The recommended dose for anxiety disorder, pain associated with diabetic neuropathy, fibromyalgia, or chronic musculoskeletal pain is 60 mg daily. Starting at 30 mg daily for one week before increasing to 60 mg daily may help patients adjust to the drug. There is no evidence that doses greater than 60 mg/day provide additional benefits. However, the maximum dose for depression or anxiety disorder is 120 mg/day.

QUESTION

Depression is a(n) __________ . See Answer

What drugs interact with Zoloft and Cymbalta?

Zoloft

All SSRIs, including Zoloft, should not be taken with any of the monoamine oxidase inhibitor (MAOI) class of antidepressants, for example

  • isocarboxazid (Marplan),
  • phenelzine (Nardil),
  • tranylcypromine (Parnate),
  • selegiline (Eldepryl, Emsam, Elazar), and
  • procarbazine (Matulane).

Other drugs that inhibit monoamine oxidase include

Such combinations may lead to confusion, high blood pressure, tremor, hyperactivity, coma, and death. (A period of 14 days without treatment should lapse when switching between Zoloft and MAOIs.) Similar reactions occur when Zoloft is combined with other drugs for example, tryptophan, St. John's wort, meperidine (Demerol, Meperitab), tramadol (ConZip, Synapryn FusePaq, Ultram) that increase serotonin in the brain.

Cimetidine (Cimetidine Acid Reducer, Tagamet HB ) may increase the levels in blood of Zoloft by reducing the elimination of Zoloft by the liver. Increased levels of Zoloft may lead to more side effects.

Zoloft increases the blood level of pimozide (Orap) by 40%. High levels of pimozide can affect electrical conduction in the heart and lead to sudden death. Therefore, patients should not receive treatment with both pimozide and Zoloft.

Through unknown mechanisms, Zoloft may increase the blood thinning action of warfarin (Coumadin, Jantoven). The effect of warfarin should be monitored when Zoloft is started or stopped.

Cymbalta

  • Cymbalta should not be used in combination with a monoamine oxidase inhibitor (MAOI) such as phenelzine (Nardil), tranylcypromine (Parnate), isocarboxazid (Marplan), and selegiline (Eldepryl), or within 14 days of discontinuing the MAOI. At least 5 days should be allowed after stopping Cymbalta before starting an MAOI. Combinations of SNRIs and MAOIs may lead to serious, sometimes fatal, reactions including very high body temperature, muscle rigidity, rapid fluctuations of heart rate and blood pressure, extreme agitation progressing to delirium, and coma. Similar reactions may occur if Cymbalta is combined with antipsychotics, tricyclic antidepressants or other drugs that affect serotonin in the brain. Examples include tryptophan, sumatriptan (Imitrex), lithium, linezolid (Zyvox), tramadol (Ultram), and St. John’s wort.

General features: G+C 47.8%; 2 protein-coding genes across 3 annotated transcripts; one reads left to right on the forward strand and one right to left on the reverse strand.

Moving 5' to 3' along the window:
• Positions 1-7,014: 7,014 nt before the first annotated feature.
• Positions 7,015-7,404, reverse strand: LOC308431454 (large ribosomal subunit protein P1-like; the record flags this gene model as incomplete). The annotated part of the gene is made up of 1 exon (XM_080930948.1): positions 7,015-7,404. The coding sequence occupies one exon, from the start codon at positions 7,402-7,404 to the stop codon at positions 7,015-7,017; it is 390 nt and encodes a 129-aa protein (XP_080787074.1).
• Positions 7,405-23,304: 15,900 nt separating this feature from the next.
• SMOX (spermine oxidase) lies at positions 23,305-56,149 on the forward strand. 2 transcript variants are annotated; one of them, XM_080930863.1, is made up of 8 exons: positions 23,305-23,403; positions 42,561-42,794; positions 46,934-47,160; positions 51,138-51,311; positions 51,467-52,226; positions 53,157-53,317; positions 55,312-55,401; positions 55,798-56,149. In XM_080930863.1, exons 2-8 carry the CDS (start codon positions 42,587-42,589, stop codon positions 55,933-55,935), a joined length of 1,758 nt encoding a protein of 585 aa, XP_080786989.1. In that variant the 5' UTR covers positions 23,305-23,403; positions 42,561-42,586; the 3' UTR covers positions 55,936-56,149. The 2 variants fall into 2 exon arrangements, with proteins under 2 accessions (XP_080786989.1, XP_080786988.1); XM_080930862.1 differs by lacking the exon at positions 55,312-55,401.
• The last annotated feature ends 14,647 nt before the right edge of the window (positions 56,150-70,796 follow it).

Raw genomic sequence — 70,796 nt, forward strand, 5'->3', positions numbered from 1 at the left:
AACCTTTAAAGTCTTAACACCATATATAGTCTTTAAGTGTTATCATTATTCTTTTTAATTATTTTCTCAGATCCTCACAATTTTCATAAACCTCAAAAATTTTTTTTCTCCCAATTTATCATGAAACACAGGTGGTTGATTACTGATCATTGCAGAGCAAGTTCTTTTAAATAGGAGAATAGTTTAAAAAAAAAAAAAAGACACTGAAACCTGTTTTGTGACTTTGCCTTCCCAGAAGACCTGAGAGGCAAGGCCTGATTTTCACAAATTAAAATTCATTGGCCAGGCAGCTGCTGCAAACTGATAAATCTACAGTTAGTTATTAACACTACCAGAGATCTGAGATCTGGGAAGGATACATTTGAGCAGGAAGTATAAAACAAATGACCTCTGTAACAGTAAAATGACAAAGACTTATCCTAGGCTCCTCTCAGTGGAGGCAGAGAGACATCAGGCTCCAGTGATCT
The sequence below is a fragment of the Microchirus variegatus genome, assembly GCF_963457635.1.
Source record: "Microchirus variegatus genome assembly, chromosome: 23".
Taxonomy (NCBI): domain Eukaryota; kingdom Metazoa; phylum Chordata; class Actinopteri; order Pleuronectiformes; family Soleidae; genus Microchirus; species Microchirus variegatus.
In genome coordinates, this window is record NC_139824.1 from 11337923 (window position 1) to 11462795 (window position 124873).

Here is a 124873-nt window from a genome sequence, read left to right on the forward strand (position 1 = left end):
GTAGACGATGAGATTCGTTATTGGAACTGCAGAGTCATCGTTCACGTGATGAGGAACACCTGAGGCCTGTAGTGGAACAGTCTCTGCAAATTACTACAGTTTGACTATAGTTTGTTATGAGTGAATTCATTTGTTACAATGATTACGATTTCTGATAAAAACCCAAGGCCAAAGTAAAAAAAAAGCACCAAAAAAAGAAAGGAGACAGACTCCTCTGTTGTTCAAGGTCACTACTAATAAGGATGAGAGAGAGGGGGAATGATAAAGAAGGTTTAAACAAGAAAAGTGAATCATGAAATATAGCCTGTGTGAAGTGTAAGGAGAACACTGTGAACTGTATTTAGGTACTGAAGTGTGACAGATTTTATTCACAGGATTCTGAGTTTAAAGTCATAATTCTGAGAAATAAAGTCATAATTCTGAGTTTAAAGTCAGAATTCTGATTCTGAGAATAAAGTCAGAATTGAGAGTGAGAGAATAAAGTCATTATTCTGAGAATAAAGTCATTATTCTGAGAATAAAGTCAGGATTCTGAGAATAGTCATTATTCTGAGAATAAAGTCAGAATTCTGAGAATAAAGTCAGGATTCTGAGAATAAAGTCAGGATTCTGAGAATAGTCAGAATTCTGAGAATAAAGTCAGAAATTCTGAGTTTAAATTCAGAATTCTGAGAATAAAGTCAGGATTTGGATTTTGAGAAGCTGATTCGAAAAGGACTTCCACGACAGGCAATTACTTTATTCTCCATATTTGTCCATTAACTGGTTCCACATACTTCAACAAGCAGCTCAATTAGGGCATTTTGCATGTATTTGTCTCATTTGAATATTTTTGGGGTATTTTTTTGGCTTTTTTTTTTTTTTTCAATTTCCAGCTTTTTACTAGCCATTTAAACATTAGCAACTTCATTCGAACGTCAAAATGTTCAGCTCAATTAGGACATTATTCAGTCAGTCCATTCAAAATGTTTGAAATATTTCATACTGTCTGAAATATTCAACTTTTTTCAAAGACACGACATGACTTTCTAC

• Fluoxetine (Prozac, Serafem), paroxetine (Paxil, Paxil CR, Pexeva), fluvoxamine (Luvox), and quinidine increase blood levels of Cymbalta by reducing its metabolism in the liver. Such combinations may increase adverse effects of Cymbalta.
  • Combining Cymbalta with aspirin, nonsteroidal antiinflammatory drugs (NSAIDs), warfarin (Coumadin), or other drugs that are associated with bleeding may increase the risk of bleeding, because Cymbalta itself is associated with bleeding.
  • Cymbalta has an enteric coating that prevents dissolution until it reaches a segment of the gastrointestinal tract that has a pH higher than 5.5. In theory, drugs that raise the pH in the gastrointestinal system (for example, Prilosec) may cause Cymbalta to be released early while conditions that slow gastric empyting (for example, diabetes) may cause premature breakdown of Cymbalta. Nevertheless, administration of Cymbalta with an antacid or famotidine (Pepcid) did not significantly affect the absorption of Cymbalta.
  • Cymbalta may reduce the breakdown of desipramine (Norpramine), leading to increased blood concentrations of desipramine and potential side effects.

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Are Zoloft and Cymbalta safe to use while pregant or breastfeeding?

Zoloft

Cymbalta

Cymbalta is excreted into the milk of lactating women. Because the safety of Cymbalta in infants is not known, breastfeeding while on Cymbalta is not recommended.

Summary

Zoloft (sertraline) and Cymbalta (duloxetine) are antidepressants used to treat depression and anxiety disorders. Zoloft and Cymbalta belong to different classes of antidepressants. Zoloft is a selective serotonin reuptake inhibitor (SSRI) and Cymbalta is a selective serotonin and norepinephrine reuptake inhibitor (SNRI).

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Medically Reviewed on 6/24/2019